The announcement generated substantial disquiet, even among some Chinese who like Xi, whose rule has made nationalists proud. Censors quickly banned “I disagree” on social media, as well as a number of other words and phrases identified with Xi and his dictatorial plans. (Even Winnie the Pooh got the boot, since he is thought to resemble Xi and became a stand‐in on social media.) Some intellectuals took the dangerous step of publishing open letters in opposition.
One suspects that many of those closest to him also are uneasy. No doubt, a number of them would like a chance to ascend the political summit. Many likely remember the madness of Mao. The younger Mao was an effective leader. The elder Mao was an unpredictable tyrant. No matter how measured Xi may seem to be, he may not resist the temptations and transformations of ultimate power.
There’s little the U.S. can do to stop Xi’s coming dictatorship. Not that Washington wouldn’t try if it could. Despite the complaints directed at Russian interference with the 2016 presidential contest, the U.S. has intervened in more than 80 elections abroad, with only limited success. It is even harder to influence an authoritarian political process like that in the PRC. As for Xi, the only thing likely to stop him is a desperate act of violence from someone around him. And that certainly won’t be ordered by Washington.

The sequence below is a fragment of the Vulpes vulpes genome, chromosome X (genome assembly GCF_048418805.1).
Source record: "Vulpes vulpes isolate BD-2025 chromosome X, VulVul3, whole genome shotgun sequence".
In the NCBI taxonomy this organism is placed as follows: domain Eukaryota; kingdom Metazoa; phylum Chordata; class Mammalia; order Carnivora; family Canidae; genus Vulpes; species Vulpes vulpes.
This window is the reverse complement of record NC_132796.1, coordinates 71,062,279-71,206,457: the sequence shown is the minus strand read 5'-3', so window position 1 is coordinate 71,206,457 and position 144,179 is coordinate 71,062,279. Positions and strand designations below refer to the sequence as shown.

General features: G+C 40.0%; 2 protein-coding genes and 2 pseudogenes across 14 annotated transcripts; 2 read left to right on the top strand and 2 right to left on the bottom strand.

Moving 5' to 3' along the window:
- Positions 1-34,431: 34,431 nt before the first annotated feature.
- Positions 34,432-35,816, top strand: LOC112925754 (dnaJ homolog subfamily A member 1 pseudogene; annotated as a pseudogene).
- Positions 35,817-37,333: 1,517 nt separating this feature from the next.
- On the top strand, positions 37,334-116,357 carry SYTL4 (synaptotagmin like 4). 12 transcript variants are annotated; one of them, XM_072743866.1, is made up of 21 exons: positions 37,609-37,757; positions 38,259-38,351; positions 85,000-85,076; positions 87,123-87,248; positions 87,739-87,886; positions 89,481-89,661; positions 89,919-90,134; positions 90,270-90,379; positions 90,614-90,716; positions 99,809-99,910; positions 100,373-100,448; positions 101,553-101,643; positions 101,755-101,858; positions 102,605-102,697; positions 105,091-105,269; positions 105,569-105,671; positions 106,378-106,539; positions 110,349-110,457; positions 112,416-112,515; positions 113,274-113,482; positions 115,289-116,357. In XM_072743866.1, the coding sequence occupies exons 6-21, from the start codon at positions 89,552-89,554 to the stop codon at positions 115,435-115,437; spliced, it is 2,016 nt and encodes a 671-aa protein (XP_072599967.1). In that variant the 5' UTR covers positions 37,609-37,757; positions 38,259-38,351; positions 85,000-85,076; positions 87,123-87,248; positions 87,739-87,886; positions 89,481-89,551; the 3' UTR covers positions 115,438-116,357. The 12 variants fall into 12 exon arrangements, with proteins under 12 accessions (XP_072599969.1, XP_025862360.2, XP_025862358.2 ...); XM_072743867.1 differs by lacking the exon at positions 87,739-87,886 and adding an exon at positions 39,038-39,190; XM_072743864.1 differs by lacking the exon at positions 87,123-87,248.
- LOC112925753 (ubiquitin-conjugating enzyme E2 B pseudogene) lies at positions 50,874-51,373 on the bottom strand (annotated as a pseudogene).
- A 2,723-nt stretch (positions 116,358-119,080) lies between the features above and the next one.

But there is a larger question of U.S. policy. Xi is not just determined to establish a personal rather than party dictatorship. He also is a ruthless Chinese nationalist determined to limit if not extirpate Western influence in the PRC. His government has expanded censorship, intensified internet controls, restricted cooperation with Western institutions, persecuted dissidents and their lawyers, tightened rule over Hong Kong, and otherwise sought to reinforce authoritarian controls.
At the same time, the Xi government has increasingly used its economic clout to promote political ends. Taiwan is a particular target of such activities. For instance, Marriott listed Hong Kong, Macau, Taiwan, and Tibet as “countries” in a public survey. Beijing’s Cyberspace Administration declared that the hotelier had violated the law and “hurt the feelings of the Chinese people” and took down Marriott’s China website for a week. The company groveled its apology — of course it did not support “separatist movements.”
Other multinationals immediately began scrubbing their websites to avoid the PRC’s ire. Delta Airlines acknowledged making a “grave mistake” in listing Taiwan and Tibet as independent states. Shanghai’s internet regulator ordered Medtronic and Zara, purveyors of medical equipment and fashion, respectively, to update their websites, which listed Taiwan as a nation. Both naturally rushed to comply.